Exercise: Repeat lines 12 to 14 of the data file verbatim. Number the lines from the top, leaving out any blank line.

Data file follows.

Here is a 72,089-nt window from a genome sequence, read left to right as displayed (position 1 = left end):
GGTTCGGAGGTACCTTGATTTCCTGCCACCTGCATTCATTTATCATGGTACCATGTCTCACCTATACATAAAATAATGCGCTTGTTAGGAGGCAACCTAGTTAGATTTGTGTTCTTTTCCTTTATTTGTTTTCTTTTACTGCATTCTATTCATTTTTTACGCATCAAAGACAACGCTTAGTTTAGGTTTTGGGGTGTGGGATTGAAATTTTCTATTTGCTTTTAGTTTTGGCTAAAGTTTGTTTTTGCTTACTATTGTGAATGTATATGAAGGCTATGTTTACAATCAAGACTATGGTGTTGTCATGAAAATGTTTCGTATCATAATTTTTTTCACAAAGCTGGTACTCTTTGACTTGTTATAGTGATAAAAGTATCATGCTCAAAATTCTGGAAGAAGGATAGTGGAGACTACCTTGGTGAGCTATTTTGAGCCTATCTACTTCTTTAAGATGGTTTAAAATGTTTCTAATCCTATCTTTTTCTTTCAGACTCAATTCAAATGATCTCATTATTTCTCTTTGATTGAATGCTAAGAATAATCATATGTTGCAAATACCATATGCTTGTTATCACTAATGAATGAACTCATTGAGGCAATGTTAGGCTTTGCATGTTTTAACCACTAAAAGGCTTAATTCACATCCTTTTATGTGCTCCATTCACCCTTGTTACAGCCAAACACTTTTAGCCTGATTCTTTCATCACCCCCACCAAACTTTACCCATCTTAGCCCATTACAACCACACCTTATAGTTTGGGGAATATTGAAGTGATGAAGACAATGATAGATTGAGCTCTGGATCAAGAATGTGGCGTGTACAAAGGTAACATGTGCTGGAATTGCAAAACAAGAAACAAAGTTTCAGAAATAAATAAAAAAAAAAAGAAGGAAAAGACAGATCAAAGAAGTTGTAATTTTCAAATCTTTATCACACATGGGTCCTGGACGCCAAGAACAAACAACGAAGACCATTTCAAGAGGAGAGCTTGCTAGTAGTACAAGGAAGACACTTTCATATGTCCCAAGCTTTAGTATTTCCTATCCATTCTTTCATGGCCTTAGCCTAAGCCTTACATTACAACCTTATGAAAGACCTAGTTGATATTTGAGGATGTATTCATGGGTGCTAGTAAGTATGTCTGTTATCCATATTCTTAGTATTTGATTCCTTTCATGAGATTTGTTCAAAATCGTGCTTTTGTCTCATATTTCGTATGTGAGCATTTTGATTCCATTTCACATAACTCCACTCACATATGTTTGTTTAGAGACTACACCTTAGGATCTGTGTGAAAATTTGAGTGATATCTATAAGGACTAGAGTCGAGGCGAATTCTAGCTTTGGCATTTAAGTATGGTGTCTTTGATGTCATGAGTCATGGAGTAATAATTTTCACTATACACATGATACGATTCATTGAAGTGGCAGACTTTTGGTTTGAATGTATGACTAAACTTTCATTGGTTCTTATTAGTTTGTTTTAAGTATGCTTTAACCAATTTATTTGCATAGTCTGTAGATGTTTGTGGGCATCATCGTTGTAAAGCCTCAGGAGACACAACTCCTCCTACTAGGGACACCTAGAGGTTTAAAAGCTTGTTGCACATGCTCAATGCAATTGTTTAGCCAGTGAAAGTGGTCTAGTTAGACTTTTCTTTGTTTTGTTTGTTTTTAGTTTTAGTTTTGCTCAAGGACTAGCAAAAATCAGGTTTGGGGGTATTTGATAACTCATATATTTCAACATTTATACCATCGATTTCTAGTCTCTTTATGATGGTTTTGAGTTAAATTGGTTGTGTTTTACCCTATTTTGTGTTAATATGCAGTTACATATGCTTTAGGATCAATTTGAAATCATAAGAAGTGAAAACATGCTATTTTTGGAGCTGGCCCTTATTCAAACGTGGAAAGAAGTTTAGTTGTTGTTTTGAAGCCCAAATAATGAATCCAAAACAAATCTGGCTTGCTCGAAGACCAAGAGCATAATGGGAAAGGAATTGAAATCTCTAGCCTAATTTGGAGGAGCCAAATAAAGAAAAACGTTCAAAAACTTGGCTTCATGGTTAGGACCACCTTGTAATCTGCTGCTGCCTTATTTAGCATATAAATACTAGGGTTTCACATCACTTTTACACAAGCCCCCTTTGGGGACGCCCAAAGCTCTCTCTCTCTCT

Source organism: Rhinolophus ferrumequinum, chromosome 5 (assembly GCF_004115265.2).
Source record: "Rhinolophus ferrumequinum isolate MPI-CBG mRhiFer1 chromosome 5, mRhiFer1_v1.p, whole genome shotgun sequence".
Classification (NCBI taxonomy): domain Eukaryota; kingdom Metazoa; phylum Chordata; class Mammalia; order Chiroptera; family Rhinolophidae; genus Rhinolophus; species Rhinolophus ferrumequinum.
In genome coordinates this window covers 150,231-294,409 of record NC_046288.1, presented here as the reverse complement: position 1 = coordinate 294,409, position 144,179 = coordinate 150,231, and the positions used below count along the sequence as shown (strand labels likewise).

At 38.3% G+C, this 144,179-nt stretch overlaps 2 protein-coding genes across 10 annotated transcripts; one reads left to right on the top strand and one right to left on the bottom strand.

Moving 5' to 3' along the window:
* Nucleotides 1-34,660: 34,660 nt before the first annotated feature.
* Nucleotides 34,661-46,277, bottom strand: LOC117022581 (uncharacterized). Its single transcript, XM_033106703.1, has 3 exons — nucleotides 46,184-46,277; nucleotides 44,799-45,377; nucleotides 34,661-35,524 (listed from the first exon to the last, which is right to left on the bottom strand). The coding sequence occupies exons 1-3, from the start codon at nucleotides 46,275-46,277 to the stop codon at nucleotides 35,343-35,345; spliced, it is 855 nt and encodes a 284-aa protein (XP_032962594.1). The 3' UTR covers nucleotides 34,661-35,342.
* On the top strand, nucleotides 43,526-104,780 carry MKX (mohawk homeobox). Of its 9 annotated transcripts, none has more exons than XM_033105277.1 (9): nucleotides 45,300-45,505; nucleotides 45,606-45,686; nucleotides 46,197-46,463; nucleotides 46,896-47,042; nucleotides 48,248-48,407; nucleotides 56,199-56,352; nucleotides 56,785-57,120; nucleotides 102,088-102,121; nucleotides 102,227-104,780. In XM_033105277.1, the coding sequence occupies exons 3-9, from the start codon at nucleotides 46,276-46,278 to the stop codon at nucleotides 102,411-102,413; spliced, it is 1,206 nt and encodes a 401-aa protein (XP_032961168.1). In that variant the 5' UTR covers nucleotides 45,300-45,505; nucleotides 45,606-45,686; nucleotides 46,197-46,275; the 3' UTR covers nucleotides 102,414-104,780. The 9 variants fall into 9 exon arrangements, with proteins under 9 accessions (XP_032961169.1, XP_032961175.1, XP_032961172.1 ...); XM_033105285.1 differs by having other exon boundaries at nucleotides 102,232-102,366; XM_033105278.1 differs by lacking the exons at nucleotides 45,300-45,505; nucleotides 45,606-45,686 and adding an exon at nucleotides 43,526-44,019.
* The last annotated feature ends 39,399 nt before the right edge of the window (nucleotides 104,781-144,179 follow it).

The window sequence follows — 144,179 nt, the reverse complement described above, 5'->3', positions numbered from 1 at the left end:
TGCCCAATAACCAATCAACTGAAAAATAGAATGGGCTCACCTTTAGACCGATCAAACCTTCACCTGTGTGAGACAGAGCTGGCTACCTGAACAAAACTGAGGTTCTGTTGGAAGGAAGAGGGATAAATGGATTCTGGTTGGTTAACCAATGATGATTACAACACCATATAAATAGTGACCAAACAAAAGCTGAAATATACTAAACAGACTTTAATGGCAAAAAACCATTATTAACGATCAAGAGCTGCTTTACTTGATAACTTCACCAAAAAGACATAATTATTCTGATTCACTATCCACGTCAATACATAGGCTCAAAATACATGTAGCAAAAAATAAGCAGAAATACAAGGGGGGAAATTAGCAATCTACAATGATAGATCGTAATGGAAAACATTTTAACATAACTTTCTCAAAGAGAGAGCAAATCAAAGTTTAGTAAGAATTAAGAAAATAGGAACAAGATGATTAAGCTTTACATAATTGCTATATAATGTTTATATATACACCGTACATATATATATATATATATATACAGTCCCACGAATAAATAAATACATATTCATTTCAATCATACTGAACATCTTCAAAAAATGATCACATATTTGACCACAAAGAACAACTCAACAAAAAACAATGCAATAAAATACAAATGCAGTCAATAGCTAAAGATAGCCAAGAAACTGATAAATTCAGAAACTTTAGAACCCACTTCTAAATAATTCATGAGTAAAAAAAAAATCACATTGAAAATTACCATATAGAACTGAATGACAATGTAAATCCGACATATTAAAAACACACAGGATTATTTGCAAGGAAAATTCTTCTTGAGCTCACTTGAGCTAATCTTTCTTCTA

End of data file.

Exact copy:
* The last annotated feature ends 39,399 nt before the right edge of the window (nucleotides 104,781-144,179 follow it).

The window sequence follows — 144,179 nt, the reverse complement described above, 5'->3', positions numbered from 1 at the left end:
TGCCCAATAACCAATCAACTGAAAAATAGAATGGGCTCACCTTTAGACCGATCAAACCTTCACCTGTGTGAGACAGAGCTGGCTACCTGAACAAAACTGAGGTTCTGTTGGAAGGAAGAGGGATAAATGGATTCTGGTTGGTTAACCAATGATGATTACAACACCATATAAATAGTGACCAAACAAAAGCTGAAATATACTAAACAGACTTTAATGGCAAAAAACCATTATTAACGATCAAGAGCTGCTTTACTTGATAACTTCACCAAAAAGACATAATTATTCTGATTCACTATCCACGTCAATACATAGGCTCAAAATACATGTAGCAAAAAATAAGCAGAAATACAAGGGGGGAAATTAGCAATCTACAATGATAGATCGTAATGGAAAACATTTTAACATAACTTTCTCAAAGAGAGAGCAAATCAAAGTTTAGTAAGAATTAAGAAAATAGGAACAAGATGATTAAGCTTTACATAATTGCTATATAATGTTTATATATACACCGTACATATATATATATATATATATACAGTCCCACGAATAAATAAATACATATTCATTTCAATCATACTGAACATCTTCAAAAAATGATCACATATTTGACCACAAAGAACAACTCAACAAAAAACAATGCAATAAAATACAAATGCAGTCAATAGCTAAAGATAGCCAAGAAACTGATAAATTCAGAAACTTTAGAACCCACTTCTAAATAATTCATGAGTAAAAAAAAAATCACATTGAAAATTACCATATAGAACTGAATGACAATGTAAATCCGACATATTAAAAACACACAGGATTATTTGCAAGGAAAATTCTTCTTGAGCTCACTTGAGCTAATCTTTCTTCTA